The Sister of the Baroness by Katherine Mansfield

The Sister of the Baroness - Katherine MansfieldIn The Sister of the Baroness by Katherine Mansfield we have the theme of appearance, identity, self-importance, class and escape. Taken from her In a German Pension collection the story is narrated in the first person by an unnamed English woman and after reading the story the reader realises that Mansfield may be exploring the theme of appearance. With the exception of the narrator all the visitors at the Pension are in awe of the Baroness’ sister. Due to her nobility they associate her with an honour that is not deserving considering that the Baroness’ sister is in fact not actually the Baroness’ sister but the daughter of the dressmaker to the Baroness. It is also interesting that both the poet and the student devote their time to the dressmaker’s daughter as they are swayed not by the dressmaker’s daughter herself but by the fact that they believe her to be of nobility. This may be important as Mansfield may be suggesting that at the time the story was written class and nobility were important to people. To associate oneself with a person who is perceived to be of a better class might have been seen to have been beneficial to a person.

It is also unlikely that either the poet or the student would associate themselves with the dressmaker’s daughter should they be aware of her true identity. Socially it would have been of no benefit to them and as such they may have decided to place their focus elsewhere. The poet in particular takes a keen interest in the dressmaker’s daughter even going as far as writing a poem for her. This might be important as Mansfield may be suggesting that some men will become so in awe or wrapped up in social positioning that they will commit themselves fully to the task of attempting to better themselves by way of association with someone of a higher class. Similarly the student appears to be biding his time before he reaches out to the dressmaker’s daughter. Though he is only seen with her near the end of the story. He is a keen observer of everything that the dressmaker’s daughter is doing. It would appear that he too like the poet is swayed by the idea that he may court nobility or that nobility may actually take an interest in him. Which would play on the theme of self-importance.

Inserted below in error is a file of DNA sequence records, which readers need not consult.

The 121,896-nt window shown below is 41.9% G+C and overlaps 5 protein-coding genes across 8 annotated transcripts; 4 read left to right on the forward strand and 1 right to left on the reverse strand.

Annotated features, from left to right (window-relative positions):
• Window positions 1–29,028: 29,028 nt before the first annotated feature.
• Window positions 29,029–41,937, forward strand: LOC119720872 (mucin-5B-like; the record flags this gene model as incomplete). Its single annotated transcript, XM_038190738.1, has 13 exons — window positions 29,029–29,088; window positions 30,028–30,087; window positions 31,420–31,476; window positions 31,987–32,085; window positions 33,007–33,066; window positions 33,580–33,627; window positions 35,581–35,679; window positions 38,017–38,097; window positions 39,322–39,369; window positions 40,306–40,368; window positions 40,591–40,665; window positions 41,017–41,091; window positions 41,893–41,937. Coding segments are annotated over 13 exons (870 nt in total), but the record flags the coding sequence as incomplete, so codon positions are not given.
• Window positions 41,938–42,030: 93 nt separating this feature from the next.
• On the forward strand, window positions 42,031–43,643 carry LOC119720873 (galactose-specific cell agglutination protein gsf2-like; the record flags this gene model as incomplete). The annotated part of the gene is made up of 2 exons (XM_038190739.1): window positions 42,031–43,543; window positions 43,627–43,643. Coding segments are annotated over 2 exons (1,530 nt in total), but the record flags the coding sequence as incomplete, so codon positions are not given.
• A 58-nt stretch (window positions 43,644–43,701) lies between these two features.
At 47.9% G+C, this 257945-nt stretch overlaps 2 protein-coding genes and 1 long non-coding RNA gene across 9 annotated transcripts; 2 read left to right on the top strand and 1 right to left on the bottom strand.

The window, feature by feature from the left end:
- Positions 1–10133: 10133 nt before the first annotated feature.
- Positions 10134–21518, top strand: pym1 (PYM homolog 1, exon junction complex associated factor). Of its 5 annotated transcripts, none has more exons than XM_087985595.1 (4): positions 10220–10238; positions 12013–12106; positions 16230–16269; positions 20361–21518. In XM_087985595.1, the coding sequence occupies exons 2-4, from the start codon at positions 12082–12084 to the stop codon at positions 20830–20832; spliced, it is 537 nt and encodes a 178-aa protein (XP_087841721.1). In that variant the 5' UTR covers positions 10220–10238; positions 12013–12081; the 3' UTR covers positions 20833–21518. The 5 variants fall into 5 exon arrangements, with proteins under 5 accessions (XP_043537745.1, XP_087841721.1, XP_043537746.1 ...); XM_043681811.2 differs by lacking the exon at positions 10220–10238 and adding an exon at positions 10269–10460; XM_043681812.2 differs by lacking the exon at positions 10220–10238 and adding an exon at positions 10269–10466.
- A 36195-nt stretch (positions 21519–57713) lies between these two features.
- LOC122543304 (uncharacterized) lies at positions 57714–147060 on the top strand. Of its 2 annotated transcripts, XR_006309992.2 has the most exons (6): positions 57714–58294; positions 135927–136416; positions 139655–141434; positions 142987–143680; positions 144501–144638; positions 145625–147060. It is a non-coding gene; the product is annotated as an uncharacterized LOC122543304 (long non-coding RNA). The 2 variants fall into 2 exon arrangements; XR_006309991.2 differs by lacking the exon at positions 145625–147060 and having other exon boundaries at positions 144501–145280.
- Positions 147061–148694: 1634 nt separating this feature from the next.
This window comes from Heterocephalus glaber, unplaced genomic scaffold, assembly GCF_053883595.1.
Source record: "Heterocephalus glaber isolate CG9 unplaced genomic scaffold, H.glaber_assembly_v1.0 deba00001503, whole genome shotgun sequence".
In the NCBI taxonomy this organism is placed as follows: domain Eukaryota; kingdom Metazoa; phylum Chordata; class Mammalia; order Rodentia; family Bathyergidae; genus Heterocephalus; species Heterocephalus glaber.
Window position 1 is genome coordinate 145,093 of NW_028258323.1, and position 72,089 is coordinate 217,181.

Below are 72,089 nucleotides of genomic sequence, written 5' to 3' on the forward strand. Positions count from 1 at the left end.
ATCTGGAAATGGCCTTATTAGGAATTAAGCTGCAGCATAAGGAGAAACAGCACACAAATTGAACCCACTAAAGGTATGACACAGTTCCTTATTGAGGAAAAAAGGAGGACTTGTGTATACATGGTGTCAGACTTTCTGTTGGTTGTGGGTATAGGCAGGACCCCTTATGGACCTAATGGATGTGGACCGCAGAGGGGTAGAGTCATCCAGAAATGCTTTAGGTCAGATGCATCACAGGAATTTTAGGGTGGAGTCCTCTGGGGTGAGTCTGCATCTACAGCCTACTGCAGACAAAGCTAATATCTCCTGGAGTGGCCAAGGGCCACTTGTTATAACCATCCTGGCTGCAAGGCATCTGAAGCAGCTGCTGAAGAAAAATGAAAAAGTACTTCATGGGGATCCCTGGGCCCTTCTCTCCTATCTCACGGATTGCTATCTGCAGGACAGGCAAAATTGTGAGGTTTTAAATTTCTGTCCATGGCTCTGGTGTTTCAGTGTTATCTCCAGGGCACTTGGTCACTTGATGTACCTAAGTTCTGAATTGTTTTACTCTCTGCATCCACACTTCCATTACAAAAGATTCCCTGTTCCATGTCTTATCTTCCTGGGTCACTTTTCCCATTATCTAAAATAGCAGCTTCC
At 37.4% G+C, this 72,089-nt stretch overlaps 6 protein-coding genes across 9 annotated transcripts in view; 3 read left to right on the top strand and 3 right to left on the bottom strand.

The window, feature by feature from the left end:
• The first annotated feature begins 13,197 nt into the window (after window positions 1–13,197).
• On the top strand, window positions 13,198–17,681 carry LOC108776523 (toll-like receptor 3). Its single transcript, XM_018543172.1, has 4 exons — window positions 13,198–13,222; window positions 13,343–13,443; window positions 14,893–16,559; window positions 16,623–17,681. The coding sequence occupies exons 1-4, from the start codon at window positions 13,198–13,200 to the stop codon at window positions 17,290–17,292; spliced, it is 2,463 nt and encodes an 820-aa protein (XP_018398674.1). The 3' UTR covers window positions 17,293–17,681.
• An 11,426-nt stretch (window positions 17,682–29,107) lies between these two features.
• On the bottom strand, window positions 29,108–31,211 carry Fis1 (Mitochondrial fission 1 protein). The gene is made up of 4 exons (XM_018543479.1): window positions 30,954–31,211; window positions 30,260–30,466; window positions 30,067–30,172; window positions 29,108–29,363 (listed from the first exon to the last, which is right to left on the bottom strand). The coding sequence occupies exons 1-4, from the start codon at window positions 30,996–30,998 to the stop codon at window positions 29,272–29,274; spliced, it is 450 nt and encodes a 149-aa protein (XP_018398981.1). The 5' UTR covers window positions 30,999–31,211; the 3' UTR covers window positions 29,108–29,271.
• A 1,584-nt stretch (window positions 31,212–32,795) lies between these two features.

It is as though both the poet and the student look upon the dressmaker’s daughter as being someone who will help elevate them socially. As to whether either man is physically attracted to the dressmaker’s daughter is difficult to say as the reader suspects in some way that the narrator may be a little bit bias. She of all the characters in the story is not impressed by the dressmaker’s daughter. It may be a case that she views nobility as it should be viewed. That those of noble birth are in reality no different to anybody else. Something that is not as clear to the other visitors to the Pension. It is also noticeable that the narrator is on the outside looking in. Something that is symbolically noticeable by the fact that she is the only foreigner staying at the Pension. Also she is somewhat isolated by the Pension manager when he asks her can he remove the picture from her room. It is as though the manager is suggesting that the dressmaker’s daughter and the Baroness’ daughter are more worthy to have the picture in their room. Something that would play on class distinction.

The end of the story is also interesting because it is only at the end that the reader gets a clear insight into the dressmaker’s daughter’s identity. Rather than spending her time working or minding the Baroness’ daughter it would appear that the dressmaker’s daughter has decided it would be better to spend her time under the illusion that she is somebody she is not. As to why she might do this is difficult to say. However it is possible that the life of a dressmaker’s daughter is not as exciting as that of the life of the sister of a Baroness. If anything the dressmaker’s daughter might have chosen to escape from the reality of her life. A life in whereby she is answerable to others. At least as the sister of a Baroness the spotlight or focus would be placed on her. Something that obviously happens in the story with both the poet and the student vying for the dressmaker’s daughter’s attention. The fact that the dressmaker’s daughter lied may not be as important as the fact that she felt the need to escape. Like those in the Pension, with the exception of the narrator, the dressmaker’s daughter places a lot of weight on the importance of class and nobility. She knows that she will be treated differently should people think she is of noble stock rather than being the daughter of a dressmaker. It is easier for her to lie about who she is and enjoy life than to be truthful and tell people who she really is.

Cite Post
McManus, Dermot. "The Sister of the Baroness by Katherine Mansfield." The Sitting Bee. The Sitting Bee, 27 Feb. 2018. Web.

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